A number of innovations that are proposed are of minimal cost – at least to authors. Numbers 7 and 8 are great ideas. They ensure data quality before being sent to reviewers, asking editors and an in-house staff to vet replication files before being sent out for review. While authors bear no costs, the journals will. Where will these resources come from? Not from publishers if open access is imposed. If I did it all over again, I would probably ask for support for an in-house statistician. To optimally use that person’s skills, I would require that all manuscripts given an R&R be required to submit all of their files prior to being reviewed under revision. This only partially gets at what is suggested, but it is feasible for a general journal. For subfield journals, this is more difficult.
Innovation 10 is a great check on the robustness of a finding. It asks that publication be withheld for a year. A manuscript that has been tentatively accepted, after the data has been vetted, it has survived the review process and has passed the muster of the editor, should then be put out for public comment. So far, so good. But, this further delays publication and puts junior faculty at risk. It is probably the case that getting good science is far more important than the careers of faculty. Yet there is a question of whether delay serves science. Published work does attract interest – especially if there are flaws in that work. But good science may be worth the wait. Who moderates the period of public commenting? The Editor? She is likely busy with a myriad of other things and cannot diligently attend to all postings as they come through. The author, certainly shouldn’t be trusted with moderating. Public comment could be left unmoderated. But will public comment devolve into some version of the “rumors” postings? This would do little to serve the interests of science.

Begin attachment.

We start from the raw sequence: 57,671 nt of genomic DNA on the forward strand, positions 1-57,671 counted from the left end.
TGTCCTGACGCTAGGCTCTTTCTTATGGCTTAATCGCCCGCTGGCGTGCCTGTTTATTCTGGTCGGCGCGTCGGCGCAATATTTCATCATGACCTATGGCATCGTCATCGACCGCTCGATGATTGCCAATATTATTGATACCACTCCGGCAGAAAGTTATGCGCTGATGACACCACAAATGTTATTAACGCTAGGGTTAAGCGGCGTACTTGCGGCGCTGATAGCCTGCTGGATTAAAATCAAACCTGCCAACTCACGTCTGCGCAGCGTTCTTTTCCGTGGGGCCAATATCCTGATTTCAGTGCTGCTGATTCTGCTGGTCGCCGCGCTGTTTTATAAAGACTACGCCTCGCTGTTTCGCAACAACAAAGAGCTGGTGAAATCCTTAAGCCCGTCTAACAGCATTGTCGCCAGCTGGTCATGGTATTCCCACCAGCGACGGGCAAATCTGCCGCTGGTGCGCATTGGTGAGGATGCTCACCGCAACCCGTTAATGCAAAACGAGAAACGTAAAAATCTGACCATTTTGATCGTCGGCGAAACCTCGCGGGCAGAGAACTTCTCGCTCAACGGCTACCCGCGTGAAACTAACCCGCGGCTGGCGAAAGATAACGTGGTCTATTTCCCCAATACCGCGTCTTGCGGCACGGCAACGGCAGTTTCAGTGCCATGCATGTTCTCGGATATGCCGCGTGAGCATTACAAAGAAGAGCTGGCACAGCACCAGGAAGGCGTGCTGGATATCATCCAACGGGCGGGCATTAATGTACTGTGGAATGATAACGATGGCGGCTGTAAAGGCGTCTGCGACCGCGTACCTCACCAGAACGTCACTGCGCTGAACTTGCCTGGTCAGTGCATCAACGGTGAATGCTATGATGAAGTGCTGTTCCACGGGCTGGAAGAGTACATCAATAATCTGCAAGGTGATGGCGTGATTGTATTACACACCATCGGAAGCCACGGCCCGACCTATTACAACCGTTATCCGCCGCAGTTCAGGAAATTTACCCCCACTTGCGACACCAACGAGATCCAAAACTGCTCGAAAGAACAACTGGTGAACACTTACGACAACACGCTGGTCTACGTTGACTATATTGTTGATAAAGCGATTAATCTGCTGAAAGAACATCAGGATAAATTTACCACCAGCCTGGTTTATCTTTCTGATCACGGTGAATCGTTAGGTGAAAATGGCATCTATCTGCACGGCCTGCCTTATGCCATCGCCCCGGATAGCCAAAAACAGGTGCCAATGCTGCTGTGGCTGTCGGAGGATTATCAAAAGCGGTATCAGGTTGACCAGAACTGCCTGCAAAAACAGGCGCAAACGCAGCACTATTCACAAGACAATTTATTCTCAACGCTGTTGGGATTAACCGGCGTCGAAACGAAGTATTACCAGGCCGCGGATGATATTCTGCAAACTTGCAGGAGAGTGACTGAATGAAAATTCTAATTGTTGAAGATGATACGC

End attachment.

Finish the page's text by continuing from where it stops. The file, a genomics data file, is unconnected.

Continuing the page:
Innovation 2 is intriguing. Authors should submit their manuscript as fully written, except without results. The aim is to get Editors and reviewers to focus on the hypotheses, constructs and research design without reference to the significance of the findings. This might serve to welcome null results and nudge findings from the p just less than .05 phenomenon. As with many things, however, this will increase the waiting time for authors. Passing the bar for a data-blind review may result in a second review before deciding on an R&R. It will be impossible to gauge effect sizes from data-blind review. Admittedly this would press an additional standard on a researcher – specifying a priori what constitutes an important effect. In the best of all possible worlds, such a manuscript would be identical to a registered design, but it will be impossible to know if the researcher “peeked” at the data before sending in the data-blind manuscript (and post hoc decided effect sizes and detailed the analysis plan).